obiter dictim

extending verdict to make precedent (Dred Scott case-->precedent is Congress can't prohibit slavery)

52

remand

case is defective; case sent back to district court

53

dismissing with/without prejudice

with prejudice: prosecution illegally acquired evidence and cannot refile. without prejudice: reversible error that was not the fault of prosecution, so they can refile charges later

54

unanimous opinion

all justices agree on decision and reasoning

55

majority opinion

5-8 justices agree on decision and reasoning

56

concurrent opinion

1-4 justices agree on decision but not reasoning

57

dissenting opinion

1-4 justices don't agree on decision or reasoning

58

senatorial courtesy

one senator can object to a federal judge nomination. All have to apply: a) nominee= for district court b) senator is from same state as person c) senator is from same political party as president

59

establishment clause

government cannot prohibit or advance religion. a) no coercion b) no official church c) no punishment for beliefs d) no extensive participation e) no preference

60

lemon test

test to make sure government action isn't violating establishment clause. a) purpose: law made for secular purpose b) effect: the primary effect is not religious or areligious c) entanglement- government doesn't get too entangled with a religious/areligious group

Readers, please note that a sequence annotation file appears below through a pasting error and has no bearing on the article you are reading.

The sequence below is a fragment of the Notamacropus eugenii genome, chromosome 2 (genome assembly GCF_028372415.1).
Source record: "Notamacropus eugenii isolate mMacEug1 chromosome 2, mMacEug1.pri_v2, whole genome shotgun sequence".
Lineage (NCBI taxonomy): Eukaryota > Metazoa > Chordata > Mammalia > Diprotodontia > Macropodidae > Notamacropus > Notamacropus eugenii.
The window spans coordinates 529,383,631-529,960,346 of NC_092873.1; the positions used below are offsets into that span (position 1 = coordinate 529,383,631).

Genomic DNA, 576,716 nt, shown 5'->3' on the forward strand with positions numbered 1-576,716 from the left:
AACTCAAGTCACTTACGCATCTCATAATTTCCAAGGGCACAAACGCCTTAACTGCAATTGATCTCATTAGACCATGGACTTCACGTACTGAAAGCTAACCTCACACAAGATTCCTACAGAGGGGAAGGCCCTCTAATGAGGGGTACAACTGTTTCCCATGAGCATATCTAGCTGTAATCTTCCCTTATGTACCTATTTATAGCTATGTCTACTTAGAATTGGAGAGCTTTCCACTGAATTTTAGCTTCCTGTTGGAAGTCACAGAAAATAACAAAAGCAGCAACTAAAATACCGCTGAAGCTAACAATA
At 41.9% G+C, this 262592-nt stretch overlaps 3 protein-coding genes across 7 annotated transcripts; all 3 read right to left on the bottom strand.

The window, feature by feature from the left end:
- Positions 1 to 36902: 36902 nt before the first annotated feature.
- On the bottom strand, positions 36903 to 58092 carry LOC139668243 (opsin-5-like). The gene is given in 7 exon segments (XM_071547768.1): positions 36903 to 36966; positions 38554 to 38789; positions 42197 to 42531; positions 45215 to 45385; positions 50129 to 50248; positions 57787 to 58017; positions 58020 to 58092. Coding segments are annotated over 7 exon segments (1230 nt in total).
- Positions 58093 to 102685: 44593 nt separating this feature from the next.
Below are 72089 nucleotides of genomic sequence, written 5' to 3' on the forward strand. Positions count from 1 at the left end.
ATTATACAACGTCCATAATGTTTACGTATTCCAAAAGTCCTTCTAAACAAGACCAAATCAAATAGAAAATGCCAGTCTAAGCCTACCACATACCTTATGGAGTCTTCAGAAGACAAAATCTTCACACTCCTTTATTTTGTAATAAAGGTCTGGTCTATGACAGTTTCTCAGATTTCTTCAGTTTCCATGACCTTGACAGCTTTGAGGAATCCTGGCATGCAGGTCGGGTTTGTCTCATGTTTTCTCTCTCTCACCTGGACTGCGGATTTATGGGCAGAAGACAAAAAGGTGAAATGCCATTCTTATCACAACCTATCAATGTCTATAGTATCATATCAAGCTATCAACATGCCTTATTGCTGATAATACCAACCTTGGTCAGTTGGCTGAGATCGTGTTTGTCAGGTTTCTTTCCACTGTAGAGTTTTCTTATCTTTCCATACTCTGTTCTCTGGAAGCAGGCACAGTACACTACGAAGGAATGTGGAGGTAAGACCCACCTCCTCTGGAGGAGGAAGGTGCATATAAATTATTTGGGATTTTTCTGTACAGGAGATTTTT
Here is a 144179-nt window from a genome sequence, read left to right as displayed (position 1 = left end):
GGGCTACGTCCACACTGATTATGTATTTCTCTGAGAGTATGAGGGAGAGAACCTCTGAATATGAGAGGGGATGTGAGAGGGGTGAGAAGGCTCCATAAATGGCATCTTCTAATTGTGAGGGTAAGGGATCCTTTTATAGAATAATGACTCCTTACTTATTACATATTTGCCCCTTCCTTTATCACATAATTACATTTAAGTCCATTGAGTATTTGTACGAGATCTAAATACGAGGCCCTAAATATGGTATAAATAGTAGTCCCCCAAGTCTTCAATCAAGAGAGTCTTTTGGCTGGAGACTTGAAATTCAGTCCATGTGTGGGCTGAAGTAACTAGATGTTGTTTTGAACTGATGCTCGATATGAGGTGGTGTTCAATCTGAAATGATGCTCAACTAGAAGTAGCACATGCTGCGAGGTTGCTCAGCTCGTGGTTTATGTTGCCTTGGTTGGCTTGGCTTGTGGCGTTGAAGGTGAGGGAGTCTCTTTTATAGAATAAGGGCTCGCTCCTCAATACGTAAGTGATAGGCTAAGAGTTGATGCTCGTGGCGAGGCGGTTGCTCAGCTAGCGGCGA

61

gov't aid for religious schools

can aid: vouchers, standardized testing, transportation, lunch, secular textbooks. can't aid: reimbursing field trips, paying employees, funding for school's own achievement tests

62

protected/unprotected speech

protected speech: high level speech--government can't prohibit it. unprotected speech- low level speech--government can restrict it.

63

clear and present danger

government can prohibit all speech that causes clear and present danger to public

64

bad tendency rule

government can prohibit speech that talks about destroying government because of the "gravity of evil" of the speech

65

obscenity

disgusting language/material as specified by Miller v. California (aka: Miller test- a) avg person would find it offensive b) made with deviant interest c) obvious offensive conduct d) no merit )

66

equal time rule

candidates each get equal time/quality

67

exclusionary rule

evidence retrieved illegally are void in court

68

exceptions to exclusionary rule